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WAVE uniformMainbocher for United States Navy, WAVES uniform, navy blue wool, 1942, USA, gift of Mrs. C.W. Vernon Jr.
200 Years of Political Fashion on View


Dress reform movements of the nineteenth century were subversive of certain societal norms. "Aesthetic" dress, for example, rejected the rigid silhouette of Victorian fashion in favor of loose-fitting garments. Some women also promoted bloomer reform styles and divided skirts as a healthier, more rational approach to dressing. By the late nineteenth century, bifurcated styles had found their way into sportswear, although they were never widely adopted as fashionable dress.

Politics & Fashion in the Blogosphere


Crikey, July 9
Political Fashion Semiotics 101: the implications of politicians’ clothes

Hello Magazine (U.K.), June 23
Elegant sheikh's wife proves Carla's fashion equal while Rania drops in on Downing St

New York Times, Nov. 12, 2008
Fashion & Politics

The Telegraph (U.K.), June 23
The Royal Wardrobe: Fashion fit for Queen Elizabeth II

Time Magazine, June 24
Fearless Fashion in the Former East Germany

The Times (U.K.), October 10
Power dressing in politics: from velvet gloves to velvet boiler suits

Times of India, June 22
Politics is Hot!

The Washington Post, July 19
Opening a Conventional Closet In Quest for a Supreme Robe


"The Most Fashionable Museum
in New York City."

reform dressLiberty of London, dress, brown silk velvet, circa 1910, England, museum purchase.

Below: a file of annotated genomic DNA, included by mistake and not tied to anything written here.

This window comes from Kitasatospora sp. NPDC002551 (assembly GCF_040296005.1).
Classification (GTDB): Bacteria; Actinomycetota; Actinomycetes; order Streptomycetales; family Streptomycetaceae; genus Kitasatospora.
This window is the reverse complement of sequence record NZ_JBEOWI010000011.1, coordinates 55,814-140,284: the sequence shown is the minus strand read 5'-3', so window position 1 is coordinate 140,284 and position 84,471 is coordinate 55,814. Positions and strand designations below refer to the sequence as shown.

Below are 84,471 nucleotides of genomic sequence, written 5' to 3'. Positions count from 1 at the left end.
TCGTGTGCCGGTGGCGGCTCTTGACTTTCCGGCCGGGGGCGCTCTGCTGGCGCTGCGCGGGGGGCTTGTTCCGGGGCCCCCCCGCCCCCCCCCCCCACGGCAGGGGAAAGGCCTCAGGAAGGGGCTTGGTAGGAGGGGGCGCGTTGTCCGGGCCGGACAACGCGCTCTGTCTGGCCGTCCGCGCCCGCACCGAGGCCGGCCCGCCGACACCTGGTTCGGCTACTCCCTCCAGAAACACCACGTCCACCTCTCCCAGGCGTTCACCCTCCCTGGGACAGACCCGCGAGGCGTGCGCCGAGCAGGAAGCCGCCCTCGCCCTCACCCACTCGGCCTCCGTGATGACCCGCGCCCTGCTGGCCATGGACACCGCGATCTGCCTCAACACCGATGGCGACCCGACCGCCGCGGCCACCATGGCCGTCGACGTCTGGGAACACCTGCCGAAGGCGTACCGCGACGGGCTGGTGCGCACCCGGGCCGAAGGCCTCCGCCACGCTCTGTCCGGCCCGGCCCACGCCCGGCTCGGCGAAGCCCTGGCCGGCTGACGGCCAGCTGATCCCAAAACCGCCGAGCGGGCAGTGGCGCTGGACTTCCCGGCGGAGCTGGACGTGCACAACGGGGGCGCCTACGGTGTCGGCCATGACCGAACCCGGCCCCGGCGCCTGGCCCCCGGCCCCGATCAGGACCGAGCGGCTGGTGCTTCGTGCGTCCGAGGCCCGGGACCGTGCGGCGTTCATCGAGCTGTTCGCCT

The social and political landscape in the early twentieth century was fundamentally changed by progressive movements like woman’s suffrage, as well as epic events such as the First and Second World Wars. During World War II, national commitment to the cause was sartorially expressed in a variety of ways—from the functional denim jumpsuits worn by real-life "Rosie the Riveters" to the military uniforms designed by American couturier Mainbocher for enlisted members of the U.S. Navy WAVES division.

IKE dressDress, white cotton with red "IKE" print, circa 1956,USA, museum purchase.

Postwar America saw a rise in the development of the suburban lifestyle. Much of popular culture encouraged women to relinquish their wartime jobs and focus again on family—promoting social roles for women that were, to a degree, reminiscent of the nineteenth century. Fashions such as Claire McCardell’s famous "popover" dresses were designed for a range of women’s domestic activities—from cooking to at-home entertaining—enabling women to stay chic while keeping house. The teenager also emerged as an important cultural and consumer force in the 1950s, setting trends in music and fashion. Yet beneath the bright suburban façade existed tensions—an intense fear of Communism, the beginnings of youth rebellion, sexual repression—that were poised to explode in the 1960s.